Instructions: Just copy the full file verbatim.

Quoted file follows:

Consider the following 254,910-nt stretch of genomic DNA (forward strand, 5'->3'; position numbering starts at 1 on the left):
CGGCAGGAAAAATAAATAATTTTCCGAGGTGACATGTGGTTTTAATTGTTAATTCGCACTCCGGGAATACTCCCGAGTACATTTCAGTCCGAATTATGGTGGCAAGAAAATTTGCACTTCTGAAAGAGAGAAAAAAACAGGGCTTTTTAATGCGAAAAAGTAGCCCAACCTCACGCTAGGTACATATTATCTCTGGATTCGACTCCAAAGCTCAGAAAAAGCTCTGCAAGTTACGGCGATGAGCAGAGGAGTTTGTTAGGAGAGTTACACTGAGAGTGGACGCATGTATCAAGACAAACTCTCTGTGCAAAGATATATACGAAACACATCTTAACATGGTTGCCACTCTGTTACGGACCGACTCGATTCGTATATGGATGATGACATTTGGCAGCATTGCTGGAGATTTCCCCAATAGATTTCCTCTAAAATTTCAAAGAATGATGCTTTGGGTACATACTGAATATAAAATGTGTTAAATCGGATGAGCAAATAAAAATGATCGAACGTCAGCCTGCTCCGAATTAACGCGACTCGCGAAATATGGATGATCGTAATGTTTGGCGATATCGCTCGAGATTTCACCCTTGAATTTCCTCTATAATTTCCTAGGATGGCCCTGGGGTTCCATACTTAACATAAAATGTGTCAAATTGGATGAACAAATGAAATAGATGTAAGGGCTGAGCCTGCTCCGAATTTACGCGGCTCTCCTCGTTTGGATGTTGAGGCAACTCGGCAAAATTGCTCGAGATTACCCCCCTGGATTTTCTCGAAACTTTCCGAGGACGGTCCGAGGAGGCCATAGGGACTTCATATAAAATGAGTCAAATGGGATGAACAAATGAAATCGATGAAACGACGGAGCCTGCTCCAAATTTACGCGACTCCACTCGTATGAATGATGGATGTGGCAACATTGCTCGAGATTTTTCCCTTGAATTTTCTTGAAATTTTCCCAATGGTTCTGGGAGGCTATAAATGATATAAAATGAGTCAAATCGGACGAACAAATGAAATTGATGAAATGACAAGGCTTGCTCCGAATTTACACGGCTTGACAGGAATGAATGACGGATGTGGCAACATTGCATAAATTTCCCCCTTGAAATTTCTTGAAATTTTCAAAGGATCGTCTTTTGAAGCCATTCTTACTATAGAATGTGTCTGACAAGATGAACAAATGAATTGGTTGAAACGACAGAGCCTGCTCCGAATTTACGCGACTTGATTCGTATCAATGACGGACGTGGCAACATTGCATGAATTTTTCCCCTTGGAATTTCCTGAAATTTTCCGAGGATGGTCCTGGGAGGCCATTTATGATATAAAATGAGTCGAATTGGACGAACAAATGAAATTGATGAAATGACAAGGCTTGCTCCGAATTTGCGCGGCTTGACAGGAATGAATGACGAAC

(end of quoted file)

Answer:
Consider the following 254,910-nt stretch of genomic DNA (forward strand, 5'->3'; position numbering starts at 1 on the left):
CGGCAGGAAAAATAAATAATTTTCCGAGGTGACATGTGGTTTTAATTGTTAATTCGCACTCCGGGAATACTCCCGAGTACATTTCAGTCCGAATTATGGTGGCAAGAAAATTTGCACTTCTGAAAGAGAGAAAAAAACAGGGCTTTTTAATGCGAAAAAGTAGCCCAACCTCACGCTAGGTACATATTATCTCTGGATTCGACTCCAAAGCTCAGAAAAAGCTCTGCAAGTTACGGCGATGAGCAGAGGAGTTTGTTAGGAGAGTTACACTGAGAGTGGACGCATGTATCAAGACAAACTCTCTGTGCAAAGATATATACGAAACACATCTTAACATGGTTGCCACTCTGTTACGGACCGACTCGATTCGTATATGGATGATGACATTTGGCAGCATTGCTGGAGATTTCCCCAATAGATTTCCTCTAAAATTTCAAAGAATGATGCTTTGGGTACATACTGAATATAAAATGTGTTAAATCGGATGAGCAAATAAAAATGATCGAACGTCAGCCTGCTCCGAATTAACGCGACTCGCGAAATATGGATGATCGTAATGTTTGGCGATATCGCTCGAGATTTCACCCTTGAATTTCCTCTATAATTTCCTAGGATGGCCCTGGGGTTCCATACTTAACATAAAATGTGTCAAATTGGATGAACAAATGAAATAGATGTAAGGGCTGAGCCTGCTCCGAATTTACGCGGCTCTCCTCGTTTGGATGTTGAGGCAACTCGGCAAAATTGCTCGAGATTACCCCCCTGGATTTTCTCGAAACTTTCCGAGGACGGTCCGAGGAGGCCATAGGGACTTCATATAAAATGAGTCAAATGGGATGAACAAATGAAATCGATGAAACGACGGAGCCTGCTCCAAATTTACGCGACTCCACTCGTATGAATGATGGATGTGGCAACATTGCTCGAGATTTTTCCCTTGAATTTTCTTGAAATTTTCCCAATGGTTCTGGGAGGCTATAAATGATATAAAATGAGTCAAATCGGACGAACAAATGAAATTGATGAAATGACAAGGCTTGCTCCGAATTTACACGGCTTGACAGGAATGAATGACGGATGTGGCAACATTGCATAAATTTCCCCCTTGAAATTTCTTGAAATTTTCAAAGGATCGTCTTTTGAAGCCATTCTTACTATAGAATGTGTCTGACAAGATGAACAAATGAATTGGTTGAAACGACAGAGCCTGCTCCGAATTTACGCGACTTGATTCGTATCAATGACGGACGTGGCAACATTGCATGAATTTTTCCCCTTGGAATTTCCTGAAATTTTCCGAGGATGGTCCTGGGAGGCCATTTATGATATAAAATGAGTCGAATTGGACGAACAAATGAAATTGATGAAATGACAAGGCTTGCTCCGAATTTGCGCGGCTTGACAGGAATGAATGACGAAC